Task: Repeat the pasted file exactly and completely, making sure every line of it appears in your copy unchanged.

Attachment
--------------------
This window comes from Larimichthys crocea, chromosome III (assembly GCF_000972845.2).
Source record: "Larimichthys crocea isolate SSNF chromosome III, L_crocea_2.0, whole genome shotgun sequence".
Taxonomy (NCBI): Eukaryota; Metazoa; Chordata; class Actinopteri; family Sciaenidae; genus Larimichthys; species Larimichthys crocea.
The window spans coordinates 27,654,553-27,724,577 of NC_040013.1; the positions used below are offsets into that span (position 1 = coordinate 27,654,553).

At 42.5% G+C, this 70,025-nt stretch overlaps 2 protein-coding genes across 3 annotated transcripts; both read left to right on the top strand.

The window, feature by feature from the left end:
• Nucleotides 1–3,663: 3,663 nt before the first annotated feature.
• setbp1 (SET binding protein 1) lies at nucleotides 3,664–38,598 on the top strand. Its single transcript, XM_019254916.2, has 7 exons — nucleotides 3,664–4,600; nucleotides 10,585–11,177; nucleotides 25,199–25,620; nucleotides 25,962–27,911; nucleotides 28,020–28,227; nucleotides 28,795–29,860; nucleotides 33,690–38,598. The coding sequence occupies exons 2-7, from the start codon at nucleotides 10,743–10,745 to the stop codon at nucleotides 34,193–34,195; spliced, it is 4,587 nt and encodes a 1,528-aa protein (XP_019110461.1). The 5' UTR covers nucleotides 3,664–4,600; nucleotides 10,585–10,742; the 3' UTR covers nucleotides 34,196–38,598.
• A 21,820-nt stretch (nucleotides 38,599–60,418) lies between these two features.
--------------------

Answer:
This window comes from Larimichthys crocea, chromosome III (assembly GCF_000972845.2).
Source record: "Larimichthys crocea isolate SSNF chromosome III, L_crocea_2.0, whole genome shotgun sequence".
Taxonomy (NCBI): Eukaryota; Metazoa; Chordata; class Actinopteri; family Sciaenidae; genus Larimichthys; species Larimichthys crocea.
The window spans coordinates 27,654,553-27,724,577 of NC_040013.1; the positions used below are offsets into that span (position 1 = coordinate 27,654,553).

At 42.5% G+C, this 70,025-nt stretch overlaps 2 protein-coding genes across 3 annotated transcripts; both read left to right on the top strand.

The window, feature by feature from the left end:
• Nucleotides 1–3,663: 3,663 nt before the first annotated feature.
• setbp1 (SET binding protein 1) lies at nucleotides 3,664–38,598 on the top strand. Its single transcript, XM_019254916.2, has 7 exons — nucleotides 3,664–4,600; nucleotides 10,585–11,177; nucleotides 25,199–25,620; nucleotides 25,962–27,911; nucleotides 28,020–28,227; nucleotides 28,795–29,860; nucleotides 33,690–38,598. The coding sequence occupies exons 2-7, from the start codon at nucleotides 10,743–10,745 to the stop codon at nucleotides 34,193–34,195; spliced, it is 4,587 nt and encodes a 1,528-aa protein (XP_019110461.1). The 5' UTR covers nucleotides 3,664–4,600; nucleotides 10,585–10,742; the 3' UTR covers nucleotides 34,196–38,598.
• A 21,820-nt stretch (nucleotides 38,599–60,418) lies between these two features.